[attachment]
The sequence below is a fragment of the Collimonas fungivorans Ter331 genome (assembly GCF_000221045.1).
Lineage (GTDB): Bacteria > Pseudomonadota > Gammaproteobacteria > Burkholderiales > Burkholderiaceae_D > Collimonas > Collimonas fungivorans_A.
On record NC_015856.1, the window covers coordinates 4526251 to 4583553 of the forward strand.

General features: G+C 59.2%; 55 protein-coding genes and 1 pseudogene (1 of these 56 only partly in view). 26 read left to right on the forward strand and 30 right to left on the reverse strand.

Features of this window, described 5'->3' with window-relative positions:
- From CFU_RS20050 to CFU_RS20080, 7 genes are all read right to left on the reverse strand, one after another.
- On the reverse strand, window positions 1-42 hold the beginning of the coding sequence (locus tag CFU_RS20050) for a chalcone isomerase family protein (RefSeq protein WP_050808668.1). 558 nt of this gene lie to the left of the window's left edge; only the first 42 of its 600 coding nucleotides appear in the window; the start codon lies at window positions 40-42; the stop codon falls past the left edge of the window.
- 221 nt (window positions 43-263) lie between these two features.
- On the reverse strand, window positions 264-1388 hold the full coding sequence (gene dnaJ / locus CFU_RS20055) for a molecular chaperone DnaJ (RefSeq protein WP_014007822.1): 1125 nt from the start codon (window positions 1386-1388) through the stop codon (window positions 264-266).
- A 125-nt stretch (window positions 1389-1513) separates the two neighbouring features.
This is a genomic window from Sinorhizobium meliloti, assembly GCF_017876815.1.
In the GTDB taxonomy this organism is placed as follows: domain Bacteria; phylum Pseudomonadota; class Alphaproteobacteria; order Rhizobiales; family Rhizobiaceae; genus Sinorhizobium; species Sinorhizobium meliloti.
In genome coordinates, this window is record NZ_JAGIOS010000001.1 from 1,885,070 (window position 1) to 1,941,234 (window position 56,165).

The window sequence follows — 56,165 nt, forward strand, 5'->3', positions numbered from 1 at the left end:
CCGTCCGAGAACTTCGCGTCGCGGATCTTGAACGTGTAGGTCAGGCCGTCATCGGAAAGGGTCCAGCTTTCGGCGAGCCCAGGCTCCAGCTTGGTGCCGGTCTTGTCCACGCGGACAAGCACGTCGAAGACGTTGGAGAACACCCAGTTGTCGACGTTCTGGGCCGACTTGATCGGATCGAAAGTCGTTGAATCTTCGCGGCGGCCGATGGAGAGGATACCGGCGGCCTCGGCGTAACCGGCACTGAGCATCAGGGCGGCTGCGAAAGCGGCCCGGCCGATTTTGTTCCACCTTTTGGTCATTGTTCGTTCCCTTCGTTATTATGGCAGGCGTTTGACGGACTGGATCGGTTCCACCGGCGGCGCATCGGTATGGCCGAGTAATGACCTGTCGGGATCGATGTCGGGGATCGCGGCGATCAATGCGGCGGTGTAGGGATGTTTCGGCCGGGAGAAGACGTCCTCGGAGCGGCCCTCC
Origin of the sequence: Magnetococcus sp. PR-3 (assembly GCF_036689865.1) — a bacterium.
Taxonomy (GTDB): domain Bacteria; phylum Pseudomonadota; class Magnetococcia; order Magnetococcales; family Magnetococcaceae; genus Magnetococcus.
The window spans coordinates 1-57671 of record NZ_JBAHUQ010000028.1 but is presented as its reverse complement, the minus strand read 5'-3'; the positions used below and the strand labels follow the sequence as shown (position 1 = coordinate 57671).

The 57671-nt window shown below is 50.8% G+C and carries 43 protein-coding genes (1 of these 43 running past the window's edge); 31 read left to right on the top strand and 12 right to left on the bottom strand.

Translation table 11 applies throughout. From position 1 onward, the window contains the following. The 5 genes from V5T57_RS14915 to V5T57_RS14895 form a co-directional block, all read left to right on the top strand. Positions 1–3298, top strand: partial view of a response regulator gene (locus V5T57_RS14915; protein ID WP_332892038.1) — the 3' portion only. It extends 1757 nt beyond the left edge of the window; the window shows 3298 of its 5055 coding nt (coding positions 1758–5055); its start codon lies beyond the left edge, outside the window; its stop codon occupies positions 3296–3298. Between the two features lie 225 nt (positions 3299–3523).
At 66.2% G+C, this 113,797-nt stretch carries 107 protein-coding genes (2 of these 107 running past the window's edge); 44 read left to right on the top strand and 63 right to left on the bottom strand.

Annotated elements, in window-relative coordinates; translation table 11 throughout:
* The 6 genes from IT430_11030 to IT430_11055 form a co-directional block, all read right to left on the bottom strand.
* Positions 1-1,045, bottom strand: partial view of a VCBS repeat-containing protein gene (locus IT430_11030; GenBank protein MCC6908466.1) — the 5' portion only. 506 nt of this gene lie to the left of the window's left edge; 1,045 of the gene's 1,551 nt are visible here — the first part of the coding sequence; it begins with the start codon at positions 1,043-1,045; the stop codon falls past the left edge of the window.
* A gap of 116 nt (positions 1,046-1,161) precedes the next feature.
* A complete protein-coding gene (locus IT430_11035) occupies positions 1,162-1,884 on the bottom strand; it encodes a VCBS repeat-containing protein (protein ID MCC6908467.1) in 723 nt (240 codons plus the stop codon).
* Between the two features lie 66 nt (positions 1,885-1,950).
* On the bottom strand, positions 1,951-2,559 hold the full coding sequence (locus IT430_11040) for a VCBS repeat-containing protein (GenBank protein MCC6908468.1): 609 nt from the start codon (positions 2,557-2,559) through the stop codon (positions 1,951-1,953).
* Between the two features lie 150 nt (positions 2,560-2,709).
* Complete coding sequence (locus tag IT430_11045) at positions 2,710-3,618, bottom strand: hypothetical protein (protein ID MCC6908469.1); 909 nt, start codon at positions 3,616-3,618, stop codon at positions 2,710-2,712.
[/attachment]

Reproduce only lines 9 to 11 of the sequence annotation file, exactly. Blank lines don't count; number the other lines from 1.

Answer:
- On the reverse strand, window positions 264-1388 hold the full coding sequence (gene dnaJ / locus CFU_RS20055) for a molecular chaperone DnaJ (RefSeq protein WP_014007822.1): 1125 nt from the start codon (window positions 1386-1388) through the stop codon (window positions 264-266).
- A 125-nt stretch (window positions 1389-1513) separates the two neighbouring features.
This is a genomic window from Sinorhizobium meliloti, assembly GCF_017876815.1.